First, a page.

| 4 December 2005
Wollemi rock art shows Aboriginal Dreaming
Archaeologists surveying rugged bushland outside Sydney (Australia) have discovered evidence that an ancient Aboriginal Dreaming track runs through wilderness where the Jurassic-era Wollemi Pine was found. Dreaming tracks record the journey of spirit ancestors as they moved through the landscape, transforming ancestral lands and laying down the laws.
Around 1000 known tracks are believed to exist, mainly in central and northern Australia, says Professor Paul Tašon of Griffith University, whose work was presented at an archaeology conference in Western Australia last week. Tašon says a survey of Wollemi National Park west of Sydney, beginning in September 2004, has found numerous paintings and engravings. "We found dozens of previously unrecorded rock art sites," he says. "It appears that a traditional Aboriginal travel route, possibly a Dreaming track, runs across Wollemi National Park."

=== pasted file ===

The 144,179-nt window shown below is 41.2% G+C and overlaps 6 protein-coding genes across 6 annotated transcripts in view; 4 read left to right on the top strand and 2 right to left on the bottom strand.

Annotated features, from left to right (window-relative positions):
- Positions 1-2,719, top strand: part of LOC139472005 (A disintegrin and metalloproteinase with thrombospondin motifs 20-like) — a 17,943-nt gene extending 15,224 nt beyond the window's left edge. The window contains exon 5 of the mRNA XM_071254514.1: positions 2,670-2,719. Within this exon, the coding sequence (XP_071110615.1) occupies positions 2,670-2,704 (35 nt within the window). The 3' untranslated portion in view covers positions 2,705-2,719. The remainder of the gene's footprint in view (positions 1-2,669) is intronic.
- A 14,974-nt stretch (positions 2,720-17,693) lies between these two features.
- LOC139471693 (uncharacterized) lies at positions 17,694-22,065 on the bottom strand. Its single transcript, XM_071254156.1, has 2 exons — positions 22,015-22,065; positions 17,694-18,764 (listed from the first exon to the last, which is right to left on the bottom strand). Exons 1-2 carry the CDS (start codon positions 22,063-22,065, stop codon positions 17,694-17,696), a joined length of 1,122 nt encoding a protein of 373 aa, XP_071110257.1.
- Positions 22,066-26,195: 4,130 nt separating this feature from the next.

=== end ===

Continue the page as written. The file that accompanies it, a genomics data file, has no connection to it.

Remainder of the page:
He says the rock art evidence suggests that there must once have been Dreaming tracks across southeast Australia as significant and detailed as those in the north and centre. The discovery comes after Tašon and his team announced in 2003 they had discovered more than 200 rock paintings in an undisclosed rock shelter deep in the Wollemi wilderness. Some areas were so remote they were only accessible by helicopter.
The sites are believed to be as old as 4000 years and many represent birds, or human-bird hybrids, which is unusual for Aboriginal art but probably reflected the area's rich bird life. At the time it was hailed as a major find, but since then Tašon and colleagues, including members of local Aboriginal communities, have made more startling discoveries suggesting the area has major cultural significance. "We've been finding some key sites which show influences from several different directions," he says. "It looks like this is a path that people used and marked for many thousands of years."
Tašon says the sites will remain secret but will be documented for posterity. His team will begin new fieldwork in the area next April.
Source: ABC Science Online (2 December 2005)
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